San José, Costa Rica, since 1956
Books

Family of photographers to release book of aerial landscapes

Depending on where you are, Costa Rica seems flat, hilly, or mountainous. In turns, the country feels wet, dry, sandy, rocky, grassy, mossy, boggy, muddy, misty, sloped, crested, carved, cracked, and thick with forest. When you see Costa Rica at eye level, it’s sometimes hard to get your bearings; the land is so crowded with highlands and vegetation that you often can’t see much farther than a few kilometers away. In the foggiest cloud forest or densest jungle, you can barely see the hand in front of your face.

For years, the Pucci family has photographed Costa Rica in all its splendor. But about two years ago, they decided to try a new angle: from the air. Their book of aerial landscapes, “Costa Rica Aérea,” will contain 270 never-before-published photographs. The book, written in both Spanish and English, will hit stores on Dec. 3.

“The abstraction lets us perceive everyday [things] with a broader vision,” Sergio Pucci wrote in an email to The Tico Times. “This fresh perspective shows an unseen Costa Rica that certainly opened our eyes and made us love our country in a completely new way.”

These are big words coming from some of Costa Rica’s most beloved photographers. The Pucci dynasty began with Juan José Pucci, a cardiovascular surgeon who has shot pictures for 25 years. The Costa Rican Photography Club has named him Photographer of the Year eight times. His two sons, Sergio and Giancarlo, have followed in his footsteps, and together the family has presented exhibits, published books, and collaborated on a variety of photo essays, including the Magical Trees Project, which encourages sustainability in forests through photography. When they’re not tromping through remote glens, they even shoot weddings.

But Costa Rica Aérea is something new: Instead of close-ups of exotic birds and leaping monkeys, the Puccis have turned their telephoto lenses downward. They hired pilots to take them into the air, then snapped landscapes from an altitude of several hundred to several thousand feet. Many of the shots are aimed directly at the ground, such as their image of sea turtles crawling across the beach, making tracks as they go. The effect is cartographical, like a satellite image. Other shots are taken diagonally, to give mountains and ridges the perspective they deserve. Some photos show manmade structures buzzing with human activity, such as their portrait of a corral filled with toros contestants. Others show untouched rivers and beaches.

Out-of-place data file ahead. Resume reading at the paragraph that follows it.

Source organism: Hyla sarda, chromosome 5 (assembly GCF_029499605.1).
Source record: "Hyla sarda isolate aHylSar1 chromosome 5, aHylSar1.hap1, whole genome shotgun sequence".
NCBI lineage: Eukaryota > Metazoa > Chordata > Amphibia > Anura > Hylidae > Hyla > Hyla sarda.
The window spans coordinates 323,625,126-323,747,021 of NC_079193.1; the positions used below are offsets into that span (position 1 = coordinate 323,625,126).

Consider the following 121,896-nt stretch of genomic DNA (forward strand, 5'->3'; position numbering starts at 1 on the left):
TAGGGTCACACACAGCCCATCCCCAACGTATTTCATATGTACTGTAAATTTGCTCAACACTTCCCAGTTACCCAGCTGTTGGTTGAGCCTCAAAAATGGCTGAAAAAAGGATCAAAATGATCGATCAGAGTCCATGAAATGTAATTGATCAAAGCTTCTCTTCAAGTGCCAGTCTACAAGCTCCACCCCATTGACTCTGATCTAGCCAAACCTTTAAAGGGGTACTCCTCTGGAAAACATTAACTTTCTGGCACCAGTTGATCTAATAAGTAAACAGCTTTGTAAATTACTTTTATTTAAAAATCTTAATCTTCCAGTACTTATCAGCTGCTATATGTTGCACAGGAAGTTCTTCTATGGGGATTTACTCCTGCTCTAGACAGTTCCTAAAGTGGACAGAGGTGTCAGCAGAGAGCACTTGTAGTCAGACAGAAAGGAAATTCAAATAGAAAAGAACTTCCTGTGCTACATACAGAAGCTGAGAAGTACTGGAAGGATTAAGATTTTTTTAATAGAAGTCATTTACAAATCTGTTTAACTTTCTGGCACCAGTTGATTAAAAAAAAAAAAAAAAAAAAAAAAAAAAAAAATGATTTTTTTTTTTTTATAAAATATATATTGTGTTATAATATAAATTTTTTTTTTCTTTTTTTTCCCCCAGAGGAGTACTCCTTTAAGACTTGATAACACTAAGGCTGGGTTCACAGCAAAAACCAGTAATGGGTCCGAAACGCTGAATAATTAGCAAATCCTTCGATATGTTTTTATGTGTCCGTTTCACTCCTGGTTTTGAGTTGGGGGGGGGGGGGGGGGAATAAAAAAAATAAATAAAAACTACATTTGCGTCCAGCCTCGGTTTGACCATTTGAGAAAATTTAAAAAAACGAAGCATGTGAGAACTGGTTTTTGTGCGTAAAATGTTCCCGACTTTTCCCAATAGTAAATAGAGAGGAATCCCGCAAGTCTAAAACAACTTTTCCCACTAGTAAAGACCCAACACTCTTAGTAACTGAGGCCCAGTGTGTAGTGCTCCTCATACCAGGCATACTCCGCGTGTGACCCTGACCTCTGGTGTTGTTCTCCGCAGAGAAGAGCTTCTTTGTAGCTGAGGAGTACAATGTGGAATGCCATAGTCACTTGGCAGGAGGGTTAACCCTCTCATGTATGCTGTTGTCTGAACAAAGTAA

“We don’t plan [how we collaborate],” said Sergio. “I think it comes organically. It unites us to our love of nature, to Costa Rica, and to our passion for photography.”

Their process is a healthy mix of design and improvisation. Certain events, like turtle migration, must be anticipated long in advance, while other vistas – such as volcanoes clear of clouds – may change at a moment’s notice. They work with a network of different pilots, planes, and helicopters, which accommodate different situations. For example, to shoot the summit of Chirripó (Costa Rica’s tallest mountain), they required a plane that could fly over 4,000 meters (13,000 feet). Changing weather and wind conditions meant frequently rescheduling flights and returning to San José a day later than expected. In the Costa Rica Aérea book, the Puccis display a map that traces their routes.

Despite all this flying, the Puccis remain committed to their naturalist mission: Profits from book sales will benefit the Magic Tree Foundation, a nonprofit founded by Giancarlo, and the paper used for printing the books is certified by the Forest Stewardship Council.

More personally, the “Costa Rica Aérea” book documents their extraordinary two-year journey across the skies of Costa Rica.

“In all, we have made seven books together,” said Sergio. “Each book is a long creative process and shows a photographic evolution. This one has the distinction of being 100 percent aerial photography, and that framework is a very different style and language.”

For more information about the Costa Rica Aérea project, visit the official website.

Contact Robert Isenberg at risenberg@ticotimes.net

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